Waiting on the results of your union grievance can eat up precious time that an attorney needs to best gather facts, draft documents, and file the necessary documents with the court. Just like Rome, a strong legal case is not built in a day. Even worse, waiting on your union can jeopardize your statute of limitations. Let’s say you were illegally terminated because of your age, if it takes your Union 181 days to walk your termination grievance through the necessary prosses guess what? The courts will not allow you to bring an age discrimination claim under R.C. § 4112.02 which means that the damages you can recover for your claim will be severely limited.
So right now, you are probably wondering, if I am illegally terminated because of my age what should I do, call an attorney or file a grievance with my union? The answer is both! File a grievance with your union and Call The Right Attorney! Our employment attorneys can take the necessary steps to prepare your case and preserve your claim while your grievance works its way through the bargaining process.
The biggest takeaway you should get from this blog is that when it comes to age claims in Ohio time is of the essence! Even if you have filed a grievance with your union don’t wait! Call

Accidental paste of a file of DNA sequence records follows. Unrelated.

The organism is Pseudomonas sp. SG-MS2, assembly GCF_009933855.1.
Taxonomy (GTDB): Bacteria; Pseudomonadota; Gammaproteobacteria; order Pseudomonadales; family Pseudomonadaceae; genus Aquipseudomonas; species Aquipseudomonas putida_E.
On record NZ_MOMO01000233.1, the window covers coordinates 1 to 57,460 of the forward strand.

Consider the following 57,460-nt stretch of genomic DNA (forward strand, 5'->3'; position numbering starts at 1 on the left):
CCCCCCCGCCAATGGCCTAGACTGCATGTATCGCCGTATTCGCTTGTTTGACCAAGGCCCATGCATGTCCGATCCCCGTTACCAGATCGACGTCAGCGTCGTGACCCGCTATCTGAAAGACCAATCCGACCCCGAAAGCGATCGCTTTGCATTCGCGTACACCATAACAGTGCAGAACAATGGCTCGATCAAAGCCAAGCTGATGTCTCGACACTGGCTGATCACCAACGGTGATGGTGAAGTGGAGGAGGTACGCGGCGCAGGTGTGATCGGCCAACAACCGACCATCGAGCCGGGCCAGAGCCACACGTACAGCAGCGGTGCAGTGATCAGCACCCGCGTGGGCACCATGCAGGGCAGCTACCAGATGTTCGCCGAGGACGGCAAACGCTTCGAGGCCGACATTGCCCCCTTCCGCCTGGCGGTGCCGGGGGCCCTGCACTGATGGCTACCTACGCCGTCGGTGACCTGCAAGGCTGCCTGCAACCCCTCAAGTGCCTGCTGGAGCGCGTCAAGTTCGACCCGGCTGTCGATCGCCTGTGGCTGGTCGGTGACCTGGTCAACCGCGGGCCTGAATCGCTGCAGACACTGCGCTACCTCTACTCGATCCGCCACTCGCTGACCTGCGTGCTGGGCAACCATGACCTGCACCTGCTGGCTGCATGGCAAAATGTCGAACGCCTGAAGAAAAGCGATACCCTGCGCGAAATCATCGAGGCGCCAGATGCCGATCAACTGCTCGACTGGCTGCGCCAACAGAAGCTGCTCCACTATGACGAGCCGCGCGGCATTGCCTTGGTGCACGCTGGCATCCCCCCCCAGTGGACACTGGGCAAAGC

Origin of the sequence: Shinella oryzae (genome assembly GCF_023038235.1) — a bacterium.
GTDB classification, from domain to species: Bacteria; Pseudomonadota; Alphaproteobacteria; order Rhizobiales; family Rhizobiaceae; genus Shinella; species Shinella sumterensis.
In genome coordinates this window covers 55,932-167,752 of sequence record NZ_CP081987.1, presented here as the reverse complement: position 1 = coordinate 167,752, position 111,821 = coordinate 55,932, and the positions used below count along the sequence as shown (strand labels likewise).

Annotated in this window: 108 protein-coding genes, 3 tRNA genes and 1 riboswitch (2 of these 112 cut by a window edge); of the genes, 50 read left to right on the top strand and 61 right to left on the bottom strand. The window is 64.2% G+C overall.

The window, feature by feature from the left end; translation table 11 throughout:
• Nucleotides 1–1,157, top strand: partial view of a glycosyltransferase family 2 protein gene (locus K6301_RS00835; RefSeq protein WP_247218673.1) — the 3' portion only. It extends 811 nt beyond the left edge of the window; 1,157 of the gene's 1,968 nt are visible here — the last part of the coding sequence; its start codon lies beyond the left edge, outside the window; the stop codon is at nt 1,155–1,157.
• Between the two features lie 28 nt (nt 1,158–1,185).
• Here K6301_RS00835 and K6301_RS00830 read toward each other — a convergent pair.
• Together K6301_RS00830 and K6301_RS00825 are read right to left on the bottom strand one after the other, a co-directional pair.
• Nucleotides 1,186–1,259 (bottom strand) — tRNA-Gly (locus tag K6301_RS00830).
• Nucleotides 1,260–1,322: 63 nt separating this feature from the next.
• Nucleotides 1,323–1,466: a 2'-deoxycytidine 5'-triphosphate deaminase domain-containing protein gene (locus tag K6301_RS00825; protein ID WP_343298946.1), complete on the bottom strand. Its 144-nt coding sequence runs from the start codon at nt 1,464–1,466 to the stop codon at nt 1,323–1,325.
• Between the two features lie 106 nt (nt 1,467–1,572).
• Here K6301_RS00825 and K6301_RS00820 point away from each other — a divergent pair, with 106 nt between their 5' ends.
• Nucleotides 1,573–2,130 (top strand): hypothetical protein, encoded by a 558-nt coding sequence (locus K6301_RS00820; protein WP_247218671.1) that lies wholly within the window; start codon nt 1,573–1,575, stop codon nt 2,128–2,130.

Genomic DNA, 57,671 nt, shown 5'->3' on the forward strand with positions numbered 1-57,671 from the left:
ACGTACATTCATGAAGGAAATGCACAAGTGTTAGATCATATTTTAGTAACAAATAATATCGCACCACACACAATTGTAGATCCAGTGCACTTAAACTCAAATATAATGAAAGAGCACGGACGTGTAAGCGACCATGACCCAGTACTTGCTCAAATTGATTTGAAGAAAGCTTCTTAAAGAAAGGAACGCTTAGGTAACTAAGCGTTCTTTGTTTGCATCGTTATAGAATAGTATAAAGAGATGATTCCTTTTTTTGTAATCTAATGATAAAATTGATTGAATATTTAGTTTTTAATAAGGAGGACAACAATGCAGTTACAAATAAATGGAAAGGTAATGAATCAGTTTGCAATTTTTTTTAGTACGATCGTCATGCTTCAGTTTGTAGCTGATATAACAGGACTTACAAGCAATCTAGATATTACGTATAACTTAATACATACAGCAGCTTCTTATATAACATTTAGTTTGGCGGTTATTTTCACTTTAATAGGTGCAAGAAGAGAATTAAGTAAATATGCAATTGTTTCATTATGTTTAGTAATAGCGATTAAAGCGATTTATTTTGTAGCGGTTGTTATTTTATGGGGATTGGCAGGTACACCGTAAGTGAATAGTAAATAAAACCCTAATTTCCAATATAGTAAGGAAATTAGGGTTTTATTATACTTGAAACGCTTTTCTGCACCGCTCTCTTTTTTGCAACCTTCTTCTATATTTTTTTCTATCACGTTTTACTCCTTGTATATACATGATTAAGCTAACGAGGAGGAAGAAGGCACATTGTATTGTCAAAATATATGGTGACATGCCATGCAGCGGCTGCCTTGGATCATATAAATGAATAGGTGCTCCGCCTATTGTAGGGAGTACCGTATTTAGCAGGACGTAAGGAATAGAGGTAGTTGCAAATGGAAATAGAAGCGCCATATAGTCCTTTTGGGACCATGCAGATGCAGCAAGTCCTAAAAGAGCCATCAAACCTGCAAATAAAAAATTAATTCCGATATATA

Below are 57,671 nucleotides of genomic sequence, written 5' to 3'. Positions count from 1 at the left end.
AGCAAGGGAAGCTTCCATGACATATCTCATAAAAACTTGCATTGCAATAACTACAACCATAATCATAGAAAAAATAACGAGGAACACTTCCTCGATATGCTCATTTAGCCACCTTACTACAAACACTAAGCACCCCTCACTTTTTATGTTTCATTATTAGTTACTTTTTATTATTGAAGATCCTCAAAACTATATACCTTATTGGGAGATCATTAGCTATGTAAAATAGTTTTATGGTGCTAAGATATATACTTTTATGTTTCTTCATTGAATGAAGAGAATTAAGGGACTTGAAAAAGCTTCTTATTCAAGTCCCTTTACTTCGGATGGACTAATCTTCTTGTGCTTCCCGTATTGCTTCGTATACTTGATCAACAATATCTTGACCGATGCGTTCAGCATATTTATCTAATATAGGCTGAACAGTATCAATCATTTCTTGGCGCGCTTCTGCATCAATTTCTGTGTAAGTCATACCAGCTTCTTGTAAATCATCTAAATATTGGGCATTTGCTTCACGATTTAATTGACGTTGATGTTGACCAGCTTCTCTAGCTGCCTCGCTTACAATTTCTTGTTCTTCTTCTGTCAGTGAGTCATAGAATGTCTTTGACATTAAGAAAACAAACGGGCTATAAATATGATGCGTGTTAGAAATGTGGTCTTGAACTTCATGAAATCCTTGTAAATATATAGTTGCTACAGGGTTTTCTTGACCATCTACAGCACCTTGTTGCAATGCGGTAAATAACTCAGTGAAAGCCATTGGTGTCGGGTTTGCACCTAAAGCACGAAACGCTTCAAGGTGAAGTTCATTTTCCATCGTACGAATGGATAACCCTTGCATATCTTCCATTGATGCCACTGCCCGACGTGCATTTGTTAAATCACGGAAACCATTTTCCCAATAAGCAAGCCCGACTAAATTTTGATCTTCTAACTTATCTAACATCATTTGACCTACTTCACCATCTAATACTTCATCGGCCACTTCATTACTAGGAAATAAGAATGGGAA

If you are an employee over the age of 40 years old and believe that you are being discriminated because you are older than other employees; or have be wrongfully terminated or fired instead of someone younger or were replaced with some younger than you, you may have an age discrimination claim under Ohio law or the federal Age Discrimination in Employment Act (ADEA). Even if you are not sure about your age discrimination claim, you should call the right attorney as quickly as possible to schedule a free and confidential consultation Call our office at 866-797-6040. Age discrimination claims have very short statute of limitations, which means that you only have a very short amount of time to figure out if you have an age discrimination claim and take action. It is unlawful for employers to treat older employees differently. At the free initial consultation, you can tell us the specifics about how “my boss fired me today and replaced me with younger workers” or what happened on “my job.”
This employment discrimination law website is an advertisement of lawyer services. The wrongful termination materials available at the top of the age discrimination blog page and on this employment law website are for informational purposes only and not for the purpose of providing legal advice. If you are still thinking, “What should I do if my manager keeps telling me to retire?”, “I’m being discriminated against my supervisor thinks I’m too old to do the job”, or “How do I if find the best age discrimination lawyers in Ohio?”, your best option is to contact an Ohio attorney to obtain advice with respect to any age discrimination claim questions or any particular employment law issue that you may have. Use and access to this employment law website or any of the links contained within the site do not create an attorney-client relationship for your employment law needs. The legal opinions expressed at or through this site are the opinions of the individual lawyer and may not reflect the opinions of Spitz, The Employee’s Law Firm, Brian Spitz, or any individual attorney.